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Dr. Babatunde Osotimehin, the Executive Director of the United Nations Population Fund (UNFPA) and Under-Secretary-General of the UN, penned a statement Wednesday, describing the UN’s efforts to combat compulsory child marriage worldwide.
Thousands of girls are denied education and prospects of decent employment, and are forced into a life of servitude and isolation from family and loved ones, he writes.
In Odisha, India, where more than one in three girls will be married before 18, it takes serious commitment and investment to ensure that adolescent girls are not condemned to such a life.
Globally, there are significant hurdles to overcome, and we must address the systematic exclusion faced by girls from before birth via gender-biased sex selection, through adolescence with lower rates of transition to secondary school, denial of their sexual and reproductive health and rights (the right to access contraception without parental or spousal consent or the right to quality maternal health care or the recognition of marital rape as a crime, etc.), and loopholes between customary and statutory laws that permit child marriage.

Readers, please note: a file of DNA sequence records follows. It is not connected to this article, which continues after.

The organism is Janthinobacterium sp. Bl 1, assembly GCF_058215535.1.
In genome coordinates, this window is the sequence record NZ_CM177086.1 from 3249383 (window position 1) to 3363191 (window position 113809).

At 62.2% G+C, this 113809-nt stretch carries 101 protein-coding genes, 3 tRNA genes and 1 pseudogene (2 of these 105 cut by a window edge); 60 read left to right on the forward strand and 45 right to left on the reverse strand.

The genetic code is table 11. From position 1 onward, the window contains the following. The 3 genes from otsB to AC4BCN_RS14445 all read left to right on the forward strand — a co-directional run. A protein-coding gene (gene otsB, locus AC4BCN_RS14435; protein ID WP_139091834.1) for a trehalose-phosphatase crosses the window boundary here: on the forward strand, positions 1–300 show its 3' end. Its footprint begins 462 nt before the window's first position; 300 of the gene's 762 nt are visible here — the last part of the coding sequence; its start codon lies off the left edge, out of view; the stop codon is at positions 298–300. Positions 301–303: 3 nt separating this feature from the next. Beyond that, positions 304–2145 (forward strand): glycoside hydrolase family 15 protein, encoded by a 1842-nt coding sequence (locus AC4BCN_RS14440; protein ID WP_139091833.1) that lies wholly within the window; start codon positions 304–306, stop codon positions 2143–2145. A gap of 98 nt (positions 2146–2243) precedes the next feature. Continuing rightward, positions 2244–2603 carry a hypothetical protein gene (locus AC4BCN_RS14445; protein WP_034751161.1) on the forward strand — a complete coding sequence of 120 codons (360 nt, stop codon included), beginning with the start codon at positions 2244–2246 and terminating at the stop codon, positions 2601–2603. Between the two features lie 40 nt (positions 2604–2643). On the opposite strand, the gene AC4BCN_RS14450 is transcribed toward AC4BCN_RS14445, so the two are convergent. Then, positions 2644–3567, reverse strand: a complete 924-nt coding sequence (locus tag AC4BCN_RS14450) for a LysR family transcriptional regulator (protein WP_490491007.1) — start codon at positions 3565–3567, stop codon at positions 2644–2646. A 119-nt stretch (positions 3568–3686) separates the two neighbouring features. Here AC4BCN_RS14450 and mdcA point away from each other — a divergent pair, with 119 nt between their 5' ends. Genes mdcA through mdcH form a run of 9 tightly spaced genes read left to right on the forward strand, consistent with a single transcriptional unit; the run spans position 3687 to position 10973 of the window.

At UNFPA, the United Nations Population Fund, we estimate that child marriage is a reality faced by 17.4 million girls each year. But if we speak up and act, there is a possibility for millions of girls to lead a different life, one of their own choosing.
You can read the complete letter here.
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